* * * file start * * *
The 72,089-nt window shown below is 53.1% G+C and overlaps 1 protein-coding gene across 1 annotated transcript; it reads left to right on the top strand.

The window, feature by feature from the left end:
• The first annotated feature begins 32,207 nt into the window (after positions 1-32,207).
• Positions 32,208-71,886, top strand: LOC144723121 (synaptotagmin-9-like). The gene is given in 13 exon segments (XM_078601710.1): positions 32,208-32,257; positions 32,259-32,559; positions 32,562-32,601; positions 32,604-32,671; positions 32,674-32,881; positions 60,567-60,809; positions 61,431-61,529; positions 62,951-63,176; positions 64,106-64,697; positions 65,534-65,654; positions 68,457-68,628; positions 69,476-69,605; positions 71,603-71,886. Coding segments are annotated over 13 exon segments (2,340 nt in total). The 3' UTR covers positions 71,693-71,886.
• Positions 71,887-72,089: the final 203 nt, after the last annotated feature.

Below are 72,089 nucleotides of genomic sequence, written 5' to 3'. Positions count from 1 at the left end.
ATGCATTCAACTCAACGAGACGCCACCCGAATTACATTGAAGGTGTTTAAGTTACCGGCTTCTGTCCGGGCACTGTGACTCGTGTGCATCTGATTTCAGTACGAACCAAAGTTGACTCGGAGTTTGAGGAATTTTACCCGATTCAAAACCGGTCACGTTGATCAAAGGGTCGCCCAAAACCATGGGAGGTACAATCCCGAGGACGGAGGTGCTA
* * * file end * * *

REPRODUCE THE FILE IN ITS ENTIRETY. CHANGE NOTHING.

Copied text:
The 72,089-nt window shown below is 53.1% G+C and overlaps 1 protein-coding gene across 1 annotated transcript; it reads left to right on the top strand.

The window, feature by feature from the left end:
• The first annotated feature begins 32,207 nt into the window (after positions 1-32,207).
• Positions 32,208-71,886, top strand: LOC144723121 (synaptotagmin-9-like). The gene is given in 13 exon segments (XM_078601710.1): positions 32,208-32,257; positions 32,259-32,559; positions 32,562-32,601; positions 32,604-32,671; positions 32,674-32,881; positions 60,567-60,809; positions 61,431-61,529; positions 62,951-63,176; positions 64,106-64,697; positions 65,534-65,654; positions 68,457-68,628; positions 69,476-69,605; positions 71,603-71,886. Coding segments are annotated over 13 exon segments (2,340 nt in total). The 3' UTR covers positions 71,693-71,886.
• Positions 71,887-72,089: the final 203 nt, after the last annotated feature.

Below are 72,089 nucleotides of genomic sequence, written 5' to 3'. Positions count from 1 at the left end.
ATGCATTCAACTCAACGAGACGCCACCCGAATTACATTGAAGGTGTTTAAGTTACCGGCTTCTGTCCGGGCACTGTGACTCGTGTGCATCTGATTTCAGTACGAACCAAAGTTGACTCGGAGTTTGAGGAATTTTACCCGATTCAAAACCGGTCACGTTGATCAAAGGGTCGCCCAAAACCATGGGAGGTACAATCCCGAGGACGGAGGTGCTA